A New Inquisition

The last month and a half I have been absent from the world's affairs.  My own world shrank considerably when my household grew from two people to two people, a four-month old puppy, and a dog whose owner had to be away for a number of months. Between housebreaking a puppy, helping a heart-sick dog adjust to a new environment, and trying to keep the house standing, I have not spend much time considering the significance or impact of events.

So I find myself on this day, November 19th, discovering that the inquisition is alive and well in America.  As of December 6th, every hospital in the United States of America is being forced to require 100% vaccinations for Covid-19 of all employees or have all their Medicare and Medicaid moneys with-held.

However, one views the vaccination process, one has to admit this is a drastic step which has the slight odor of heavy-handedness attached.

Locally and in many other areas of the country,  people are scrambling  to get vaccinated or are requesting a religious exemption.

I have seen a couple of the different forms [there is not a standard form] that people are filling out in order to apply for this exemption.  One could view the questions involved as either intimidating obstacles or  inviting opportunities to share one faith.  Some  of the questions being asked include:

  • Under the auspices of what religion are you seeking an exemption from the required vaccinations?
  •  What is the specific form of religious expression, observance, or requirement of your religion do you believe conflicts with the vaccination process?
  • Describe exactly how the vaccination process conflicts with your religious beliefs.  Be as specific and as detailed as possible.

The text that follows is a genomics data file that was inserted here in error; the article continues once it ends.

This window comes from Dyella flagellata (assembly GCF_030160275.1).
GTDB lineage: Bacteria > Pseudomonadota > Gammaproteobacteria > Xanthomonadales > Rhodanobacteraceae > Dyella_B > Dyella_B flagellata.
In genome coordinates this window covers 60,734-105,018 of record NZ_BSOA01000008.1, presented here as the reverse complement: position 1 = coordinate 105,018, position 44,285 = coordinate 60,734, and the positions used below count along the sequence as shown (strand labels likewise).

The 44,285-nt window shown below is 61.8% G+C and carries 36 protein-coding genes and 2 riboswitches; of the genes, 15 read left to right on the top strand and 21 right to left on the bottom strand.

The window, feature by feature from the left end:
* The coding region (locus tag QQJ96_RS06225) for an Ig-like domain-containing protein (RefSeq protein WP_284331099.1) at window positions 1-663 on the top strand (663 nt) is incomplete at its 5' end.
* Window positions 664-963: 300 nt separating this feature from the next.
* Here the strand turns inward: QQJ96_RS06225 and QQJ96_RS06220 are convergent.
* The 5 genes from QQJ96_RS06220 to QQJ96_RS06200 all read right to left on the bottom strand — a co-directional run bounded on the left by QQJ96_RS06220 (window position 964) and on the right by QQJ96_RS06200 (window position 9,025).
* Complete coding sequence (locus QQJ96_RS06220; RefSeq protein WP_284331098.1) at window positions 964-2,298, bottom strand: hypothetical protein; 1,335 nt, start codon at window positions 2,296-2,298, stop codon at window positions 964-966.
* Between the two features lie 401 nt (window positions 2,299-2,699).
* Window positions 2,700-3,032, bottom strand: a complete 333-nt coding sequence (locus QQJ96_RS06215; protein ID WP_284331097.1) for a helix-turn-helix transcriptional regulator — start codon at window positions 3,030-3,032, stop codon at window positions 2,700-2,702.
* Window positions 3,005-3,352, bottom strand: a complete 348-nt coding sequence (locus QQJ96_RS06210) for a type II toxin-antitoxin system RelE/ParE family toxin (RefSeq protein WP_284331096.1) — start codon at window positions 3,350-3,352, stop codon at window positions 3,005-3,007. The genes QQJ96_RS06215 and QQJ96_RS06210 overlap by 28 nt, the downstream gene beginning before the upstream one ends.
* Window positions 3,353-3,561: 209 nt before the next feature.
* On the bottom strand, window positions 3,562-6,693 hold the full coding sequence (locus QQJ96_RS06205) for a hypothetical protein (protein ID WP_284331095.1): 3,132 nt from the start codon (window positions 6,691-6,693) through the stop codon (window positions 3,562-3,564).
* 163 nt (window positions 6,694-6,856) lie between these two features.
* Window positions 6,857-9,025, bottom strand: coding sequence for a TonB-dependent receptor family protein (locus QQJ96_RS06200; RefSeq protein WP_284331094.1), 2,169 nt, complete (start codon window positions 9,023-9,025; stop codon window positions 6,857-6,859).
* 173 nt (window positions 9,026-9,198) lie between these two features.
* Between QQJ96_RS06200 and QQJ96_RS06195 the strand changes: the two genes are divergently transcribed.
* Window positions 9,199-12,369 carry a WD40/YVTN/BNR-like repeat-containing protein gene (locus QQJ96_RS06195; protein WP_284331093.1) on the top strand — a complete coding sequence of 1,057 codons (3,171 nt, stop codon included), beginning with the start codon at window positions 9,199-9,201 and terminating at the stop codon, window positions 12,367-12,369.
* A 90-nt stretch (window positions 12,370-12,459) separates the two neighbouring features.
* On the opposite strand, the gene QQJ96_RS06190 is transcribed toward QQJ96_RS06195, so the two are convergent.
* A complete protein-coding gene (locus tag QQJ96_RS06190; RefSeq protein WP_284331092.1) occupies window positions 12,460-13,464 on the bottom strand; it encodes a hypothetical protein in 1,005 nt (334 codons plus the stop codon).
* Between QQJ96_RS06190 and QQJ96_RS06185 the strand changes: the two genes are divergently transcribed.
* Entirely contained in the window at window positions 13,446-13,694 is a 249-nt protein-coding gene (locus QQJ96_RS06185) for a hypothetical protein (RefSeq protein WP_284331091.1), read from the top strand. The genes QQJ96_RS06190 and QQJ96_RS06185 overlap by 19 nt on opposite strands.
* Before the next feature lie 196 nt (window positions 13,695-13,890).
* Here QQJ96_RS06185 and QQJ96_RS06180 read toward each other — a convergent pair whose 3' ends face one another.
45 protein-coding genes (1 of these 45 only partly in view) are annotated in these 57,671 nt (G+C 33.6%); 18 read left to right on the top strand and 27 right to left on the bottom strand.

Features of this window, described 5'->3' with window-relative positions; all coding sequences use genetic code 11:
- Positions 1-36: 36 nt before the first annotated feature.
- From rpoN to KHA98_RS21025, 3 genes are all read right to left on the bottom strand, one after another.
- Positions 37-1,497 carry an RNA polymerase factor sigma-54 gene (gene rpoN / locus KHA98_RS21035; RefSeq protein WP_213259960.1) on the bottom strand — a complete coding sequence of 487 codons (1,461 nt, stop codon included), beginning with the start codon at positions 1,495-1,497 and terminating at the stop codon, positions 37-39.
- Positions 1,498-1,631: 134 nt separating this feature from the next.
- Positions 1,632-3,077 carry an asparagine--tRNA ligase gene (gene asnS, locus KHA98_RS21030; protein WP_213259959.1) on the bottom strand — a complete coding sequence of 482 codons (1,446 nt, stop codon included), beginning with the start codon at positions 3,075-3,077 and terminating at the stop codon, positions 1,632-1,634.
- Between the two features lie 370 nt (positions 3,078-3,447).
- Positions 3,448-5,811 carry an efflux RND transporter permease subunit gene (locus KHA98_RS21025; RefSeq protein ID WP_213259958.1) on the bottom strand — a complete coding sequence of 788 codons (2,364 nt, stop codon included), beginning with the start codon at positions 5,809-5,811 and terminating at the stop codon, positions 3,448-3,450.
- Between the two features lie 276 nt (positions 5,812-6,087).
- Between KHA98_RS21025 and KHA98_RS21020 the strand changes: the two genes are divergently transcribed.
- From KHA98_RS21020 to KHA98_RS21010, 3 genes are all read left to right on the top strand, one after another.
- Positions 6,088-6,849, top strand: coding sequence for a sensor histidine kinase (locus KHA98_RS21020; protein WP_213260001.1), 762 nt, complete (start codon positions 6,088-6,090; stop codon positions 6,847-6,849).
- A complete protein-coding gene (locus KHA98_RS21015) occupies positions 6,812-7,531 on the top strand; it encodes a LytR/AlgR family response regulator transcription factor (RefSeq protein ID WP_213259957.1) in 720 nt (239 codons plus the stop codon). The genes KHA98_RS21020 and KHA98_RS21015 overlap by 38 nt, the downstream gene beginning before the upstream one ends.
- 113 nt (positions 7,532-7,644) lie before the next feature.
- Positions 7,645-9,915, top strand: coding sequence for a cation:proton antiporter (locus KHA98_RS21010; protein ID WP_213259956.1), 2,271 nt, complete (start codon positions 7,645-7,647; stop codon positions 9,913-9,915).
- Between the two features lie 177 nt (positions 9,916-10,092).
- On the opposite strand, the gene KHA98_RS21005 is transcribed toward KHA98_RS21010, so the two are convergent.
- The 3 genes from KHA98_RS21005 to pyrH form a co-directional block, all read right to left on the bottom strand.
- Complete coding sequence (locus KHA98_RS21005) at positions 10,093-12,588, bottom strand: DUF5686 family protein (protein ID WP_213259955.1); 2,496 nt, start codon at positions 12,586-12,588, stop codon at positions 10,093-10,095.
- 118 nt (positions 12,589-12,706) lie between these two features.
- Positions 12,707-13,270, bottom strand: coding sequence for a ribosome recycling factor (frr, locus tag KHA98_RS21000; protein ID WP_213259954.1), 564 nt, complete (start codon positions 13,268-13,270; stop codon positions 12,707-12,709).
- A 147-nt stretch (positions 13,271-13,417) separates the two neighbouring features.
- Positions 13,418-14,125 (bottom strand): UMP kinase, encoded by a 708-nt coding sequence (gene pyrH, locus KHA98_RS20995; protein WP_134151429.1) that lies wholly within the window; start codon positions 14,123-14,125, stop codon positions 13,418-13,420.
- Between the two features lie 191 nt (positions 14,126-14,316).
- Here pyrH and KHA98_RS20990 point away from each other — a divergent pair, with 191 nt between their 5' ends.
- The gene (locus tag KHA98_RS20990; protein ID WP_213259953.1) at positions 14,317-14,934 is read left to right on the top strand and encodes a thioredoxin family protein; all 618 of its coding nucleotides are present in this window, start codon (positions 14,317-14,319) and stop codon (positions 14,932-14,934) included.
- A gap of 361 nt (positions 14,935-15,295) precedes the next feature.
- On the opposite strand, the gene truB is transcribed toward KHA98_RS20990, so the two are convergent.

• Are there steps that this organization can take to help you assess and resolve this religious conflict? 
  • Can you provide a statement of verification from a recognized religious leader to support your position in requesting a religious exemption?

These question can certainly provide the opportunity for a thoughtful discussion of one's faith.  Unfortunately, some of these forms do not allow one to explain one's beliefs in detail, since only a line or two is provided for answering each of the various questions.  

Some of the questions, such as one which asked how the institution could help you be comfortable with receiving the shot, seemed somewhat leading and involve a bit of arm twisting. Others are more straight forward. However, none of the specific questions disturbed me as much as the  how all these forms will be handled.

All these forms, whether there are hundreds, thousands, or more, will have to be presented to either a person or a panel. [In many cases, members of the clergy have been asked to participate on the panel.] This panel will then have to  judge the person who wrote out the  form and determine whether or not that individual "deserves" a religious exemption.   

What will form the basis of their decision making process?

  • Will a person have to be a member of a specific faith [like Christian, Buddhist, or Muslim]?
  • Will a person  have to be from a specific area of that faith [such as  a Roman Catholic would be given a waiver but a Methodist would not, a Vaishnavi Hindu would receive a waiver but a Shakti iIndu would not]?
  • Whether or not an applicant refer to specific Scriptures [for Christians, this would be the Bible]?
  • Will the panel look for certain Scriptures to be quoted?